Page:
Before the mass marketing of tobacco, lung cancer was so rare that doctors took special notice when confronted with a case, thinking it a once-in-a-lifetime oddity.
In a study on lung cancer patients, 48% of subjects had quit smoking prior to diagnosis, usually easily, despite prior attempts. Lung cancer tumors secrete a substance that disrupts nicotine addiction, but the study was buried because scientists worried it would encourage people to keep smoking.
Bhutan is smoking-free, carbon-negative country that passes no law unless it improves citizens’ well-being.
A dark patch was left intentionally on the ceiling of Grand Central Station’s main concourse to show how dirty it was before and after it’s first cleaning. The patch was swabbed and tested revealing the dirty ceiling was about 100 years of built up nicotine from cigarette smoke.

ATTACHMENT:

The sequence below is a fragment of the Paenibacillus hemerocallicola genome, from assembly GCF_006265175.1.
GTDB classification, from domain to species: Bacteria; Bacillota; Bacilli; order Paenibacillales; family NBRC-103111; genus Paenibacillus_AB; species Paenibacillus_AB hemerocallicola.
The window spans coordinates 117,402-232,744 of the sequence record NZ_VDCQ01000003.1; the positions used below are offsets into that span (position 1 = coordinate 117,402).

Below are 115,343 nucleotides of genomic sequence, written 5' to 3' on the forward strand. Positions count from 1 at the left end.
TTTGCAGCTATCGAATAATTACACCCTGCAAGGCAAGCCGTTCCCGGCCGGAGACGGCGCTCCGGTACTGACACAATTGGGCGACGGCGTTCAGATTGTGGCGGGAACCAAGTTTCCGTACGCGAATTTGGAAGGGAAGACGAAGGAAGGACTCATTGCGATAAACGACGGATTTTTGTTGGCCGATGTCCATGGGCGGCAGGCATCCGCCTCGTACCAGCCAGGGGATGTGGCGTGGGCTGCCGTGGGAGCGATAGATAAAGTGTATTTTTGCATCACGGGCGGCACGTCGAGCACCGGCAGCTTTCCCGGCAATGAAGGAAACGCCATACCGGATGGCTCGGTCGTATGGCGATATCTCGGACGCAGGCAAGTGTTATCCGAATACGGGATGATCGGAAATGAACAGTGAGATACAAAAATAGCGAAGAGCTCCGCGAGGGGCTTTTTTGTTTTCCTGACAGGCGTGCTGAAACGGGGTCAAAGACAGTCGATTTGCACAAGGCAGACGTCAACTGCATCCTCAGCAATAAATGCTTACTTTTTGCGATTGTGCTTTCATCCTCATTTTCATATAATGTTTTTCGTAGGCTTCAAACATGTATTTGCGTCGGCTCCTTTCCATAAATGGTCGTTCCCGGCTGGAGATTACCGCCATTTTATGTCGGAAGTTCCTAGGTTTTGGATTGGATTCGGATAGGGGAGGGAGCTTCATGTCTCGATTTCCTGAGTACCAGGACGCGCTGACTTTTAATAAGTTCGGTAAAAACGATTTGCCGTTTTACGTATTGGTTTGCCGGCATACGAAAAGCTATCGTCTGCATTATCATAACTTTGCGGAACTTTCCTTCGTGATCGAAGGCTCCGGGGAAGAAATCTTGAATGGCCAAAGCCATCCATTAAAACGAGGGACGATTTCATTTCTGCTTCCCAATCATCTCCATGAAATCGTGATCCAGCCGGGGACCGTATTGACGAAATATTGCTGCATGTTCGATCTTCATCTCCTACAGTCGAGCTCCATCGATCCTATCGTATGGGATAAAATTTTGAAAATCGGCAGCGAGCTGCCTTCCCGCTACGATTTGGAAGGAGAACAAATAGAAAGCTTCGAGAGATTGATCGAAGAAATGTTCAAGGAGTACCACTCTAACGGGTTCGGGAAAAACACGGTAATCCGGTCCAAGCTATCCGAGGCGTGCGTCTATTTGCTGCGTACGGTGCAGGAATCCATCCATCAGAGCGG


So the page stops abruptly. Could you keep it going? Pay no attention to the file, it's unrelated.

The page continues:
The “lucky cigarette” tradition of flipping a cigarette upside-down and saving it until the end of the pack originated from the myth that 1 cigarette in every Lucky Strike pack contained marijuana.
In 1999, Philip Morris attempted to convince the government of the Czech Republic that smoking was highly beneficial to the country, as more people would die earlier as a result, thus letting the government save millions on pensions, hospitals, and housing for elderly citizens.
Smoking Areas existed in Public High Schools back in the 1980’s. Students could smoke cigarettes on school grounds between classes in designated lounges.
Although Fidel Castro was always pictured with cigars, he gave up smoking them in the 80’s and was quoted as saying: “The best thing you can do with a box of cigars give it to your enemy!”
American cigarette brands add sugar in cigarettes to increase the appeal and addictive potential of smoking, which also ends up increasing toxicity and cancer risk.
A Japanese company has awarded its non-smoking employees 6 extra vacation days to compensate for the smoker’s smoke breaks.